2. Evidence Acquisition

Among 580 papers published in English and 289 in Persian, up to March 2018, we only focused on papers which directly addressed the incidence of NCDs including cardiovascular disease (CVD), coronary heart disease (CHD), stroke, type 2 diabetes, pre-diabetes, hypertension, pre-hypertension, metabolic syndrome, chronic kidney disease, thyroid disorders, CVD-mortality and all-cause mortality. We also reviewed papers which reported the effect of educational interventions on cardiometabolic outcomes. Furthermore, as examples, we included some studies concerning the trend and change of cardiometabolic disorders during the follow-up in the TLGS.

3. Results

3.1. A Summary of the Methods

3.1.1. Study Population and Examinations

The first phase of the TLGS was initiated in 1999 - 2001 on a population under the coverage of three health centers in district no. 13 of Tehran. Totally, 15005 individuals, aged ≥ 3 years, participated in the first examination (response rate: 57.5%) (4). Reexaminations were conducted in a triennial manner and 3550 individuals were added in the second examination (Figure 1). To complete the pedigree of families, newborn children were added to the study population after they completed three years of age during the follow-ups. After completing baseline measurements (phase 1), participants under the coverage of one of the three health centers were assigned to an educational program for life style modification as a pragmatic community trial (5). Details of methods of sampling and measurements used at each examination, including demographics, medical and drug history, family history, physical exam, ECG, physical activity, nutrition and lab measurements, have been published before (4, 5). Many of the protocols have been based on the WHO and MONICA protocols for population surveys (4, 6).

Follow-up in the TLGS including triennial reexaminations during in-person visits and annual telephone calls for death and hospitalization.
Figure 1. Follow-up in the TLGS including triennial reexaminations during in-person visits and annual telephone calls for death and hospitalization.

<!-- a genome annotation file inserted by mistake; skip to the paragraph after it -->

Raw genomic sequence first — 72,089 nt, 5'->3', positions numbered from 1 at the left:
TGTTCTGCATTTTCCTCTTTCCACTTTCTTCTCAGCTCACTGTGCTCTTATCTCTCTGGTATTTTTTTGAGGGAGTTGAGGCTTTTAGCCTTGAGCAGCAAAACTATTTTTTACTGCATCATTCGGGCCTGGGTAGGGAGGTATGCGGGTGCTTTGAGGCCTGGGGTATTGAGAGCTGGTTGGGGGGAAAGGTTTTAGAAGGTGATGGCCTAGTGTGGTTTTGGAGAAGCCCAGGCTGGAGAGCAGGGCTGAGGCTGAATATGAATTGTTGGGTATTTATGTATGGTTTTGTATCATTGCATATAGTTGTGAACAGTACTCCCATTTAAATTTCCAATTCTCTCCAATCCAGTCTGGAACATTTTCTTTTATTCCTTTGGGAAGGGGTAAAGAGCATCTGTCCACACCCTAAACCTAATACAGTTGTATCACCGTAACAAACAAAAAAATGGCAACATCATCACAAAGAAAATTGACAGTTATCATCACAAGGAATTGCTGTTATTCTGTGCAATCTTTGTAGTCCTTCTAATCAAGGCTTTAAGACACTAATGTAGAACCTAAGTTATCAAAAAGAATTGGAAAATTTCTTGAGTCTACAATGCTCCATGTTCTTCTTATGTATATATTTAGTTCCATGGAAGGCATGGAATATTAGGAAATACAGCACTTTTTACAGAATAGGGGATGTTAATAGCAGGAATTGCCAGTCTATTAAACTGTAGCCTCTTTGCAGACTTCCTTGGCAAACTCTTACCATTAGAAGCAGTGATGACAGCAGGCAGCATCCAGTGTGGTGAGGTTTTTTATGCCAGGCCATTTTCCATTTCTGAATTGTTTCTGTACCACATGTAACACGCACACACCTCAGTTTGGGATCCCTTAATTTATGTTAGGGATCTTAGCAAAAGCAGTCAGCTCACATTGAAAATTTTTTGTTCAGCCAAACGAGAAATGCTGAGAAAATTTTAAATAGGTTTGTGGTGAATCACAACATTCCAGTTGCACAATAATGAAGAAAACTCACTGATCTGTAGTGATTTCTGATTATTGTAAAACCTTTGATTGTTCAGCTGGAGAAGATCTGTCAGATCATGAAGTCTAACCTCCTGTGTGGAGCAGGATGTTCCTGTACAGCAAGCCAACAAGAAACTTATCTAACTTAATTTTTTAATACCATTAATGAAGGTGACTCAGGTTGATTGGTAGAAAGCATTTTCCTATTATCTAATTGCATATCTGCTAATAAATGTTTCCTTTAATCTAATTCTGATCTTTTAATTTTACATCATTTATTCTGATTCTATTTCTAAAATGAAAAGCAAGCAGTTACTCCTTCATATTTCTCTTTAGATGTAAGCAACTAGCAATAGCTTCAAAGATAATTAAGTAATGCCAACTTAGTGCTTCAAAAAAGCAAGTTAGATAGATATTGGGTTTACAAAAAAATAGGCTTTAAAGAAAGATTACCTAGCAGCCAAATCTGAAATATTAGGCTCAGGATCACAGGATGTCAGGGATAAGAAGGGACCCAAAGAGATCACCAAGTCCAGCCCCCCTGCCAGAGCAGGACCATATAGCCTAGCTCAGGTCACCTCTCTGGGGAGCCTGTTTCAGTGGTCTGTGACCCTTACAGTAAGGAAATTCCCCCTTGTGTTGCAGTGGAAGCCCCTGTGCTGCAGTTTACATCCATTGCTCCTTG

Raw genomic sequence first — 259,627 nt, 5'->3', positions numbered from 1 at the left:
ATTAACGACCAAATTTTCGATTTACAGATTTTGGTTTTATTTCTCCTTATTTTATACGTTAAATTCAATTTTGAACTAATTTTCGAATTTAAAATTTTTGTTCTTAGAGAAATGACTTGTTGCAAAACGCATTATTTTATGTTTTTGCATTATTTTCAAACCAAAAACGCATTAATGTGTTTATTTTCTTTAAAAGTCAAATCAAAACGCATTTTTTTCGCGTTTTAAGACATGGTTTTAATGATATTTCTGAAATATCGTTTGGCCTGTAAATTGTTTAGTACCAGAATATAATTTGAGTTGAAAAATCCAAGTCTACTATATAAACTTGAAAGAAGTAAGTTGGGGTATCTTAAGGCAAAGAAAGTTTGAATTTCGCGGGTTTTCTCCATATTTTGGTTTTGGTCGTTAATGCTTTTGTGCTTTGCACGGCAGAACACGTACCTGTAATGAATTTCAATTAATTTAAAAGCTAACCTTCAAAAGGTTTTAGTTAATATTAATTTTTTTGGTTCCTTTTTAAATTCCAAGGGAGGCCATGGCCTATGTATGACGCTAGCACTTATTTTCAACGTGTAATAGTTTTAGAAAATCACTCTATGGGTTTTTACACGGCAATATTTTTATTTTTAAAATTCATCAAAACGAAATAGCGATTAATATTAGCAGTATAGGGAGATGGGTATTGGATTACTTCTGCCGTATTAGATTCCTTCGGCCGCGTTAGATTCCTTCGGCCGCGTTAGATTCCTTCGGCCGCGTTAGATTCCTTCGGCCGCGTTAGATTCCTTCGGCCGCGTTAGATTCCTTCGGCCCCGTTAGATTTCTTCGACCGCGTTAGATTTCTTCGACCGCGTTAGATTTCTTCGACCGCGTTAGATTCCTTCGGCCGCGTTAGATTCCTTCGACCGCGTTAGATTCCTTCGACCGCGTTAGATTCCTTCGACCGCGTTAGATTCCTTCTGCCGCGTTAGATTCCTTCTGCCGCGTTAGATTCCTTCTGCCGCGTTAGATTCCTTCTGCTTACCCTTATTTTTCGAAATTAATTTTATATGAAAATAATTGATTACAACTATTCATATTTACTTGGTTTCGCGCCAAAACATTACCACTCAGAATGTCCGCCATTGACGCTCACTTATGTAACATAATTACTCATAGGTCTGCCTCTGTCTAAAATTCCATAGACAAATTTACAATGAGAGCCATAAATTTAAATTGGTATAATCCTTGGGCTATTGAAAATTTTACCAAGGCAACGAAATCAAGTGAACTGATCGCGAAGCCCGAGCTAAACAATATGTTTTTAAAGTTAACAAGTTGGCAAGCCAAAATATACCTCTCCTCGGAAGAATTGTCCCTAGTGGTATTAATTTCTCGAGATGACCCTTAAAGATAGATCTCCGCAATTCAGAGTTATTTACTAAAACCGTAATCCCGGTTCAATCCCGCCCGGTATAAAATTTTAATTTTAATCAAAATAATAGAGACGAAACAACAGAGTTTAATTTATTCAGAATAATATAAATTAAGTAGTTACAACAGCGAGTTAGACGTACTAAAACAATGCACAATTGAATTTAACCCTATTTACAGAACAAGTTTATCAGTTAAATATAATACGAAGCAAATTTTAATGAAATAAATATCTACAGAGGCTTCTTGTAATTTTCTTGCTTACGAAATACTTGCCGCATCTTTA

3.2. Outcome Measurements

Besides the triennial reexaminations during in-person visits, all participants were followed up annually by telephone call to them or their family and asked about any medical event leading to hospitalization during the past year (Figure 1). In case of positive responses, related data were collected by a trained physician using hospital records or, if needed, a home visit. Moreover, in the case of mortality outside the hospital, data were collected from the death certificate, the report of forensic medicine and if needed a verbal autopsy from witnesses. All documents collected were reviewed by an adjudication committee and the final diagnosis was recorded, using a predefined coding protocol. The committee consisted of the physician who collected the data, an internist, an epidemiologist, a cardiologist, an endocrinologist, and other experts invited as needed. Response rate for follow-up was approximately 55 - 75 percent for in-person visits during different reexaminations and around 80 - 90 percent in annual telephone call follow-ups.

3.3. Educational Intervention

Interventions for lifestyle modification were carried out through primary prevention for cardio-metabolic disorders by improving dietary patterns, increasing physical activity, and encouraging smoking cessation. Primary educational interventions were classified in three categories, family-based, school-based and community-based interventions. The design of the TLGS for lifestyle interventions has been described previously (5); large and well-known interventional studies such as the North Karelia project and an international controlled trial in the multifactorial prevention of coronary heart disease and the American Heart Association guidelines were used in designing the intervention programs (7, 8). Table 1 shows a summary of interventions implemented up to the fourth triennial examination of the TLGS.

Table 1. A Summary of Lifestyle Education Programs: Tehran Lipid and Glucose Study
InterventionMethod of DeliveryProvidersCompliance
Family-based programsEducational sessionsA 2-hour session with video and slide presentation and face-to-face consultation held with an average of 12 participants including family members, especially mothers, between baseline and 1st reexamination. Contents were mainly about healthy food preparation and nutritional values, benefits of physical activity, and harms of smoking.Dieticians, general practitionersAbout 50% of participants (70% of which were women) participated in the educational sessions
Publications“Courier of Health”, published every 3 months, containing health-related topics (e.g. diet, nutrition, physical activity, smoking). Pamphlets, booklets and brochures (e.g. stress management techniques for students and parents).Delivered by “health liaison”Delivered to about 50% of households
Community-based programsEducating key personsEducating socially significant figures (law enforcers, clergymen etc.).Dieticians, general practitioners, cardiologist and diabetologistMore than 80% of the households participated in at least one of public gatherings for national or religious holidays between each two examinations
Public and group meetingsProviding health-related lectures during religious ceremonies (including Ramadan), 2 - 4 events annually. Conducting large-attendance seminars with the aim of presenting healthy lifestyles, 2 - 4 conferences annually.